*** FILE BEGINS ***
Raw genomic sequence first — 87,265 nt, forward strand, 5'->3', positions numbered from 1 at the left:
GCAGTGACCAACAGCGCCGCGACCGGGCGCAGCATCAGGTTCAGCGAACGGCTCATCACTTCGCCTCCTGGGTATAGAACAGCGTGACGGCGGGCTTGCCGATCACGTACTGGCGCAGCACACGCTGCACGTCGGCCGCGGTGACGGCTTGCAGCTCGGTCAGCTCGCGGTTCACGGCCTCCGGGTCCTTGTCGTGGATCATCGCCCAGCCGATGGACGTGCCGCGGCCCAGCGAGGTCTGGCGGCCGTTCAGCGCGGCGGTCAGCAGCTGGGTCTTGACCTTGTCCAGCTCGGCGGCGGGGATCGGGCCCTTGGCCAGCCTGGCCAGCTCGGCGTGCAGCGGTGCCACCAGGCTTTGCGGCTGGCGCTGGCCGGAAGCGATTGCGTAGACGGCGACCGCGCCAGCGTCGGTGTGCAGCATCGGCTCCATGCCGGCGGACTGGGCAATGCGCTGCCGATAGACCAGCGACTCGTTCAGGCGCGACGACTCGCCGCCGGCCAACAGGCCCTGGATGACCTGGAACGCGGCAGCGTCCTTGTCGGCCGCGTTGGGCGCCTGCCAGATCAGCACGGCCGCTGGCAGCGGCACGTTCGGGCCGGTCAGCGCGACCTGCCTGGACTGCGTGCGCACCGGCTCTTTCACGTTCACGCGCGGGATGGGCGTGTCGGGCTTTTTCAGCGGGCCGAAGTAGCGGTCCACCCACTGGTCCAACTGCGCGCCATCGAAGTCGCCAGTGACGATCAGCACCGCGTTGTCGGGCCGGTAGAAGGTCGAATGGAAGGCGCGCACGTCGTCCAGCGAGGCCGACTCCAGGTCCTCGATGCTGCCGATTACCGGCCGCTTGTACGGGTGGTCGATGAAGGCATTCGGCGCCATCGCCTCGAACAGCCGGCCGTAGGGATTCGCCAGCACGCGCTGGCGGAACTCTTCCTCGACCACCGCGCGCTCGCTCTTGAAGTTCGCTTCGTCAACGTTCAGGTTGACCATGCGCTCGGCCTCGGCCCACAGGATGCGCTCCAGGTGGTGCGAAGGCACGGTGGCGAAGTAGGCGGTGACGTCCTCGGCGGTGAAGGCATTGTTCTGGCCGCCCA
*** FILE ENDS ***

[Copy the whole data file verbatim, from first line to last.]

Raw genomic sequence first — 87,265 nt, forward strand, 5'->3', positions numbered from 1 at the left:
GCAGTGACCAACAGCGCCGCGACCGGGCGCAGCATCAGGTTCAGCGAACGGCTCATCACTTCGCCTCCTGGGTATAGAACAGCGTGACGGCGGGCTTGCCGATCACGTACTGGCGCAGCACACGCTGCACGTCGGCCGCGGTGACGGCTTGCAGCTCGGTCAGCTCGCGGTTCACGGCCTCCGGGTCCTTGTCGTGGATCATCGCCCAGCCGATGGACGTGCCGCGGCCCAGCGAGGTCTGGCGGCCGTTCAGCGCGGCGGTCAGCAGCTGGGTCTTGACCTTGTCCAGCTCGGCGGCGGGGATCGGGCCCTTGGCCAGCCTGGCCAGCTCGGCGTGCAGCGGTGCCACCAGGCTTTGCGGCTGGCGCTGGCCGGAAGCGATTGCGTAGACGGCGACCGCGCCAGCGTCGGTGTGCAGCATCGGCTCCATGCCGGCGGACTGGGCAATGCGCTGCCGATAGACCAGCGACTCGTTCAGGCGCGACGACTCGCCGCCGGCCAACAGGCCCTGGATGACCTGGAACGCGGCAGCGTCCTTGTCGGCCGCGTTGGGCGCCTGCCAGATCAGCACGGCCGCTGGCAGCGGCACGTTCGGGCCGGTCAGCGCGACCTGCCTGGACTGCGTGCGCACCGGCTCTTTCACGTTCACGCGCGGGATGGGCGTGTCGGGCTTTTTCAGCGGGCCGAAGTAGCGGTCCACCCACTGGTCCAACTGCGCGCCATCGAAGTCGCCAGTGACGATCAGCACCGCGTTGTCGGGCCGGTAGAAGGTCGAATGGAAGGCGCGCACGTCGTCCAGCGAGGCCGACTCCAGGTCCTCGATGCTGCCGATTACCGGCCGCTTGTACGGGTGGTCGATGAAGGCATTCGGCGCCATCGCCTCGAACAGCCGGCCGTAGGGATTCGCCAGCACGCGCTGGCGGAACTCTTCCTCGACCACCGCGCGCTCGCTCTTGAAGTTCGCTTCGTCAACGTTCAGGTTGACCATGCGCTCGGCCTCGGCCCACAGGATGCGCTCCAGGTGGTGCGAAGGCACGGTGGCGAAGTAGGCGGTGACGTCCTCGGCGGTGAAGGCATTGTTCTGGCCGCCCA